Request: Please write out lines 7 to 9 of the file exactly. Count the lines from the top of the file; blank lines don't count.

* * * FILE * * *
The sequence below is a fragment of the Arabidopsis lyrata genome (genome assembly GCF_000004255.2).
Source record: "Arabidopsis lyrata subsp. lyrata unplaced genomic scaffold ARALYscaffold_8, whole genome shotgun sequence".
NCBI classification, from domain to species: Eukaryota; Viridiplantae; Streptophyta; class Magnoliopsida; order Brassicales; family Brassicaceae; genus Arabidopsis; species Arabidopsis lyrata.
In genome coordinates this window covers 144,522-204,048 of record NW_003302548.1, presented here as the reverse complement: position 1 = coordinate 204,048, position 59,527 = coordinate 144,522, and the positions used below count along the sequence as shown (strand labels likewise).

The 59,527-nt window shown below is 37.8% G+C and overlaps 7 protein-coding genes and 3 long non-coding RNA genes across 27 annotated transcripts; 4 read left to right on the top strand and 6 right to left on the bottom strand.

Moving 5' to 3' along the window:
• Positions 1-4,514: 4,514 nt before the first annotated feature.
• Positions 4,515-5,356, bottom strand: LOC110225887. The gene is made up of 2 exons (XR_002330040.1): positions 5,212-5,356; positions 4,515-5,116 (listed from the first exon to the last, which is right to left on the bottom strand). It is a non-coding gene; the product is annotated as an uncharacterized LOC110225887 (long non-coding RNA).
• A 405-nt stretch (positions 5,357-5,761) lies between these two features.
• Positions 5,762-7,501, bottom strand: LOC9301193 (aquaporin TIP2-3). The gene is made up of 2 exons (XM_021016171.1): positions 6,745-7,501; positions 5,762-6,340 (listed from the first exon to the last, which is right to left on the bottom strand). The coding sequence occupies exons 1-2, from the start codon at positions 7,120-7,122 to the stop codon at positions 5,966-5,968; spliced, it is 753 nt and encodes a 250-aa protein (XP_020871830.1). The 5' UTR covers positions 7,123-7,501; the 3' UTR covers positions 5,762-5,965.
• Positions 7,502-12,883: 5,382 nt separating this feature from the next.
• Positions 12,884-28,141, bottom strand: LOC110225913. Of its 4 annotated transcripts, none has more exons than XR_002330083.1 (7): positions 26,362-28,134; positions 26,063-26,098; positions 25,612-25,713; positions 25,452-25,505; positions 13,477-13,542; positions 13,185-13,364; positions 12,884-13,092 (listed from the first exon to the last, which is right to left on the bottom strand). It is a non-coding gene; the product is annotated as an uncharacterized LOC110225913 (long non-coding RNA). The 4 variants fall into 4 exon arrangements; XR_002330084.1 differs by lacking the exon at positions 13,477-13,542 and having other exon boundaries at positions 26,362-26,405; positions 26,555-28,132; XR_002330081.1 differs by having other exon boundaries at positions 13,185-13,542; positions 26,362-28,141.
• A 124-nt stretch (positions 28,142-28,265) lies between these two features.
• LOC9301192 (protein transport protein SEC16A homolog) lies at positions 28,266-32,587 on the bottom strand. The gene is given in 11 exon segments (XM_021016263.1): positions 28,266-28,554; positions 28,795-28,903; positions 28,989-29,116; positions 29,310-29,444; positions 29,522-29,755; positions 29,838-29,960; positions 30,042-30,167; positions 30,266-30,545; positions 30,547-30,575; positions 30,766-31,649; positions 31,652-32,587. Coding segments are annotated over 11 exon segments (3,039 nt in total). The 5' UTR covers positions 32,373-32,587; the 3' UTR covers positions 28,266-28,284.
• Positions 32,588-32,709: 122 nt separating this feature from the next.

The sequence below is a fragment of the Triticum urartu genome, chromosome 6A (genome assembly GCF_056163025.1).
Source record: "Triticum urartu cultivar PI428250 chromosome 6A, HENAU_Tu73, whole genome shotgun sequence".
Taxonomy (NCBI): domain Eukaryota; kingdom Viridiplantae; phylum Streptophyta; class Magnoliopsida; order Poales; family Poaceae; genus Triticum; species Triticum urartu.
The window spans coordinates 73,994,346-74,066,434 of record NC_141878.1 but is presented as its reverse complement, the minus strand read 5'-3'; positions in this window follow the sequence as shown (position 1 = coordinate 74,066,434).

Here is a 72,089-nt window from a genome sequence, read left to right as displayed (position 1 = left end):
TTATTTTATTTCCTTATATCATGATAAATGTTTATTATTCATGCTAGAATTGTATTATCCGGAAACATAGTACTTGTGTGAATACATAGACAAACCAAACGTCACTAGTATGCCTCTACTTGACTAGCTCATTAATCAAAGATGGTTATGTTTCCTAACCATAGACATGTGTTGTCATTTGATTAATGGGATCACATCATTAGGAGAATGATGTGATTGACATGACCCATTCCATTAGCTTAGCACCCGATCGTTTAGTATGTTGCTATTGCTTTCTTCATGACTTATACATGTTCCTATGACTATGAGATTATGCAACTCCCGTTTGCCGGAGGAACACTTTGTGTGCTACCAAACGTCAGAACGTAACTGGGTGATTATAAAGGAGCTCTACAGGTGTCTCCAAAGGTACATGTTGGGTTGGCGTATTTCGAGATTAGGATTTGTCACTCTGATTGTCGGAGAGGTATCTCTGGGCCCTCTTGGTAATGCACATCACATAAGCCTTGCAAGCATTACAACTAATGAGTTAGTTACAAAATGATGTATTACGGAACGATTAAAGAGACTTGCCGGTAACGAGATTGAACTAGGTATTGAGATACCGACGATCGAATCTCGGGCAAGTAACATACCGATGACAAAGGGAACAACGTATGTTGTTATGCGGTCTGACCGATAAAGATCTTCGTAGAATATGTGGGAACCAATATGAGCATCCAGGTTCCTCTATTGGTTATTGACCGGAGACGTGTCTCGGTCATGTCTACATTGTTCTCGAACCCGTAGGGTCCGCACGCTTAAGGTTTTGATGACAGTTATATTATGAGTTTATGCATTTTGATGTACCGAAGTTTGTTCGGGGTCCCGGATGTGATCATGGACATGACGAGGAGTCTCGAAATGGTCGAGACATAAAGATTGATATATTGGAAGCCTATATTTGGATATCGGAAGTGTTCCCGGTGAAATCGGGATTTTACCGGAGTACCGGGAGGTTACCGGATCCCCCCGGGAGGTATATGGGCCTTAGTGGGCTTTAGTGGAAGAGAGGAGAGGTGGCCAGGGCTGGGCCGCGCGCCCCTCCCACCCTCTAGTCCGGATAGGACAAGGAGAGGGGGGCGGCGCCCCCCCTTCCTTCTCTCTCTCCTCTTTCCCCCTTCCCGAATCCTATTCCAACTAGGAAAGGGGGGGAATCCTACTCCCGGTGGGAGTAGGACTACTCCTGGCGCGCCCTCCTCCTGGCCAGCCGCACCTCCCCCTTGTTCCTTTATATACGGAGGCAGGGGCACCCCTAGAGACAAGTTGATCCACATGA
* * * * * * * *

• Positions 1-4,514: 4,514 nt before the first annotated feature.
• Positions 4,515-5,356, bottom strand: LOC110225887. The gene is made up of 2 exons (XR_002330040.1): positions 5,212-5,356; positions 4,515-5,116 (listed from the first exon to the last, which is right to left on the bottom strand). It is a non-coding gene; the product is annotated as an uncharacterized LOC110225887 (long non-coding RNA).
• A 405-nt stretch (positions 5,357-5,761) lies between these two features.